18% of the female population in Germany have a migrant background. More than one fifth of these women are aged between 20 and 44 and thus at an age when family planning and family formation are current issues. Since there is little in the way of fundamental knowledge regarding family formation, contraception and pregnancy termination in this (by place of origin) heterogeneous group, the BZgA commissioned the study “women’s lives: family planning and migration in women’s lives”. In the context of this research project 1,674 women with a migrant background and 839 German women aged between 20 and 44 were surveyed. The examination focused on the two largest migrant groups, i.e. women with a Turkish migrant background and women with an eastern European migrant background. The surveys were conducted in the cities of Berlin, Stuttgart, Nuremberg and Oberhausen.

The study picks up on the key points of the research approach of the study "women’s lives. family planning in women’s lives" (1998–2001): a comprehensive understanding of family planning as a private life choice, the inclusion of the biographical perspective as well as the combination of a standardized telephone survey with a qualitative sub-study that allows for taking the women’s subjective views into account. In the evaluation there was further differentiation within the individual migrant groups (particularly by education and generation membership). The study thus does not (just) focus on cultural differences, it also gives significant weight to the social circumstances of migrants.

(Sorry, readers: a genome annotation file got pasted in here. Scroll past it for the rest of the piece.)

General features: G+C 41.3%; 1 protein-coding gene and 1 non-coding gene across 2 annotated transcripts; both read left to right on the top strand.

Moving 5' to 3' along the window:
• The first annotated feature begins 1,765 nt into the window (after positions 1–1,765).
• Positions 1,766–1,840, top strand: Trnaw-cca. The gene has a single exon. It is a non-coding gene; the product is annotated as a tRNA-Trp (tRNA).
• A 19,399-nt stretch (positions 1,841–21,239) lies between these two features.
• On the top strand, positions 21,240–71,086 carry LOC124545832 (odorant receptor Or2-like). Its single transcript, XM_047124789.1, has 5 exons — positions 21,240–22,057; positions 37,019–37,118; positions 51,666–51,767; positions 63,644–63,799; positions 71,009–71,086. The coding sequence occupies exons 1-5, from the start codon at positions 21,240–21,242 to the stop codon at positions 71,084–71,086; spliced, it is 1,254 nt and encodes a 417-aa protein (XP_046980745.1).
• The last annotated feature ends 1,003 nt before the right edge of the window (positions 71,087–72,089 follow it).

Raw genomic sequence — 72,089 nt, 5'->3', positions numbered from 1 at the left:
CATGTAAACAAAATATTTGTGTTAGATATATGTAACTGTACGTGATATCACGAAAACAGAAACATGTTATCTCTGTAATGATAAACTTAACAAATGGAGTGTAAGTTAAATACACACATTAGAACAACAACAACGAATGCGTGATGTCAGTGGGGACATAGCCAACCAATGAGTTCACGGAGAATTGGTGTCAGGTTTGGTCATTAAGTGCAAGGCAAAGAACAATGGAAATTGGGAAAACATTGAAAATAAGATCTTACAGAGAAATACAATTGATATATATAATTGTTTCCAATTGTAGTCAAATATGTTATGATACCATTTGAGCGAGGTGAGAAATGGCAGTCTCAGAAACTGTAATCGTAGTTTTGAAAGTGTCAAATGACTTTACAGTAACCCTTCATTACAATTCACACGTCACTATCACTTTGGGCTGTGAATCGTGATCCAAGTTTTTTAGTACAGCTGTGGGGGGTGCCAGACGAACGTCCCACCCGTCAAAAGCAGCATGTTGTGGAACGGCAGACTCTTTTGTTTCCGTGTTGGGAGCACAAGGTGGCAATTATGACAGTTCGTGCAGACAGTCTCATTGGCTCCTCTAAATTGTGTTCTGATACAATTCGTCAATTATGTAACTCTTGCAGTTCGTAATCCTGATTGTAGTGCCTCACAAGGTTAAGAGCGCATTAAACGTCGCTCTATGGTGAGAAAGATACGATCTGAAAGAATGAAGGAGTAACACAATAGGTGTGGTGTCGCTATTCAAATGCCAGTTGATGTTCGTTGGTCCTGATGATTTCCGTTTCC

A central result is that there are clear differences between the groups regarding the dynamics of their reproductive biographies. These differences have their origin, among other things, in their different migration profiles (significance of marital migration, ethnic-German immigration, immigration “filter”). For women with a Turkish migrant background living in Germany it can generally be said that they start having children early and once they have had several children they also complete their families early. The family phase of the eastern European women also began early, either in their country of origin or in Germany, but it then stretched out over more years. The migration event itself, growing up in Germany and a higher level of education all “pushed back” the family phase to an older age. The women’s contraceptive behaviour and their pregnancy terminations can be explained within the framework of this dynamic. Conclusions on the need for information and advice on family planning were drawn.